Addison Gallery of American Art, Phillips Academy - Portrait of a Lady (On the Subway)

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Image of Portrait of a Lady (On the Subway)

George Grosz , (Jul 26, 1893–Jul 6, 1959)

Portrait of a Lady (On the Subway)

26 3/8 in. x 19 in. (66.99 cm x 48.26 cm)

Medium and Support: Watercolor on wove paper
Credit Line: Gift of Lilian and Peter M. Grosz (PA 1945) in memory of Michael Grosz (PA 1974)
Accession Number: 1992.24


George Grosz (1893–1959) arrived in New York in 1932 to teach summer school at the Art Students League. When the artist returned to his native Germany the following fall, he found that political conditions in Berlin had deteriorated during his absence. As a result, he and his family emigrated to the United States in January of 1933, just eighteen days before Hitler became Chancellor of Germany.

Safe from the horrors of Nazi Germany, Grosz was optimistic about building a new career in America which he viewed as a country filled with hope and endless opportunity. Grosz was so taken with the diversity of New York that between 1932 and 1935 his work is almost entirely devoted to the celebration of metropolitan street life. Ina letter to a friend he wrote, "New York-I love this town. I have seen tramps sleeping on newspapers in Union Square . . . I have seen Negroes, Chinese, red-haired Irishmen, sailors; Broadway aglow at night; the huge department stores; workers in overalls suspended between steel girders. . . Wall Street and shouting brokers at the stock exchange . . . I have seen obscene shows, where sweet girls stripped to the applause of the men . . . this town is full of pictures and contrasts." Armed with sketchbook, he explored the city by foot, bus, and subway taking notes of all he saw. Drawing in pencil, Grosz would often jot down notes about color and color combinations. The quick line sketches were then transformed into finished, detailed watercolors back at his studio. This portrait is a finished version of a drawing executed while Grosz was riding the subway..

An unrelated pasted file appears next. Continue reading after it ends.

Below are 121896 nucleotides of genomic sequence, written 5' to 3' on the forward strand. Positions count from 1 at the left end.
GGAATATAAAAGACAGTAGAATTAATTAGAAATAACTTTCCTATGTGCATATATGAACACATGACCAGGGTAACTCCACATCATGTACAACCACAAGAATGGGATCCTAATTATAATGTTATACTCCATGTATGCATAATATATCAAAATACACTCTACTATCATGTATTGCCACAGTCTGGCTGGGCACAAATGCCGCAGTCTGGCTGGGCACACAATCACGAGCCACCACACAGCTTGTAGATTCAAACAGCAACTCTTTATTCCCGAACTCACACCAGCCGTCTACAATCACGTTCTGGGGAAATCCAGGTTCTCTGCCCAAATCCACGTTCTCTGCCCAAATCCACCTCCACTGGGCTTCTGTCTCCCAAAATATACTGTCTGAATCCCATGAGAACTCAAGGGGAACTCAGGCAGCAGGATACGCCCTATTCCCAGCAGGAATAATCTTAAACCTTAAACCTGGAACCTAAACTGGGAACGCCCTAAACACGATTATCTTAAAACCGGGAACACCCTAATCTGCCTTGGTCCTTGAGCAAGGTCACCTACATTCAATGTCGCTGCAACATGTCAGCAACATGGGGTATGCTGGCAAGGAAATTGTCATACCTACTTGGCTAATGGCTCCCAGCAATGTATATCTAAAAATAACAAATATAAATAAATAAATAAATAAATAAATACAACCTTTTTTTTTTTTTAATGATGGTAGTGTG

These largely apolitical slices of city life stand in strong contrast to Grosz's brutally satirical drawings, oils, and watercolors produced in pre-Nazi Berlin. "Once I had settled in the States for good and decided never to go back to my former home, I wanted to discard my 'German' personality along with my citizenship, the way one would discard a worn-out suit. I was so bitter that I decided to forget who and what I had been and leave everything behind me. In other words, start a new American life." As his biographer Hans Hess has written, Grosz was known as a political satirist and was expected to continue to satirize. Yet satire requires that one both understand the scene and dislike it. As a newcomer, Grosz did not yet understand the American scene and thus far he liked it. The early watercolors such as Lady on the Subway are examples of Grosz's coming to terms with American culture and his fascination with his new home.
Allison Kemmerer

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